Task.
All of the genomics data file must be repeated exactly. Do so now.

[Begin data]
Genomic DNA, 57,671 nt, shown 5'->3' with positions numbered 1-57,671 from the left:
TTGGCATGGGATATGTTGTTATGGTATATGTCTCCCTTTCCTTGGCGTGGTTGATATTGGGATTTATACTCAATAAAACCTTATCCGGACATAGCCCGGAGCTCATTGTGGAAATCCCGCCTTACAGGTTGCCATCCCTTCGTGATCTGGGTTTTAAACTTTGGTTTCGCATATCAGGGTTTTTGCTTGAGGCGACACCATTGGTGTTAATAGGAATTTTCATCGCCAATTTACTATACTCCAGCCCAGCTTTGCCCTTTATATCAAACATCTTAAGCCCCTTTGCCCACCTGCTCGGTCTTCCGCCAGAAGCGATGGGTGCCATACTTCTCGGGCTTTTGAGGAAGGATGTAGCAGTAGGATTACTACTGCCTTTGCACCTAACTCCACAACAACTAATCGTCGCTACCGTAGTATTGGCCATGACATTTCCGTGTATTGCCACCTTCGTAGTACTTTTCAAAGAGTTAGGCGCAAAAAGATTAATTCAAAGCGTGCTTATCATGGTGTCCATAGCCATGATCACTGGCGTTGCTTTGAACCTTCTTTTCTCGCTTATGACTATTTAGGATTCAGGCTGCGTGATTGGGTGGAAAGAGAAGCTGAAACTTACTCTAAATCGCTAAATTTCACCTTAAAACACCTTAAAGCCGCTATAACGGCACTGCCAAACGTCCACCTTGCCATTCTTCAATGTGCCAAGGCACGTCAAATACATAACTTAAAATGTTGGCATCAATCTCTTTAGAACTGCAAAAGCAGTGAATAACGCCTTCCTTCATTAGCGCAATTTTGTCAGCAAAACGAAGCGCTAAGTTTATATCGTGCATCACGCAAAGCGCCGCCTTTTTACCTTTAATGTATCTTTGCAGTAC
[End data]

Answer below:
Genomic DNA, 57,671 nt, shown 5'->3' with positions numbered 1-57,671 from the left:
TTGGCATGGGATATGTTGTTATGGTATATGTCTCCCTTTCCTTGGCGTGGTTGATATTGGGATTTATACTCAATAAAACCTTATCCGGACATAGCCCGGAGCTCATTGTGGAAATCCCGCCTTACAGGTTGCCATCCCTTCGTGATCTGGGTTTTAAACTTTGGTTTCGCATATCAGGGTTTTTGCTTGAGGCGACACCATTGGTGTTAATAGGAATTTTCATCGCCAATTTACTATACTCCAGCCCAGCTTTGCCCTTTATATCAAACATCTTAAGCCCCTTTGCCCACCTGCTCGGTCTTCCGCCAGAAGCGATGGGTGCCATACTTCTCGGGCTTTTGAGGAAGGATGTAGCAGTAGGATTACTACTGCCTTTGCACCTAACTCCACAACAACTAATCGTCGCTACCGTAGTATTGGCCATGACATTTCCGTGTATTGCCACCTTCGTAGTACTTTTCAAAGAGTTAGGCGCAAAAAGATTAATTCAAAGCGTGCTTATCATGGTGTCCATAGCCATGATCACTGGCGTTGCTTTGAACCTTCTTTTCTCGCTTATGACTATTTAGGATTCAGGCTGCGTGATTGGGTGGAAAGAGAAGCTGAAACTTACTCTAAATCGCTAAATTTCACCTTAAAACACCTTAAAGCCGCTATAACGGCACTGCCAAACGTCCACCTTGCCATTCTTCAATGTGCCAAGGCACGTCAAATACATAACTTAAAATGTTGGCATCAATCTCTTTAGAACTGCAAAAGCAGTGAATAACGCCTTCCTTCATTAGCGCAATTTTGTCAGCAAAACGAAGCGCTAAGTTTATATCGTGCATCACGCAAAGCGCCGCCTTTTTACCTTTAATGTATCTTTGCAGTAC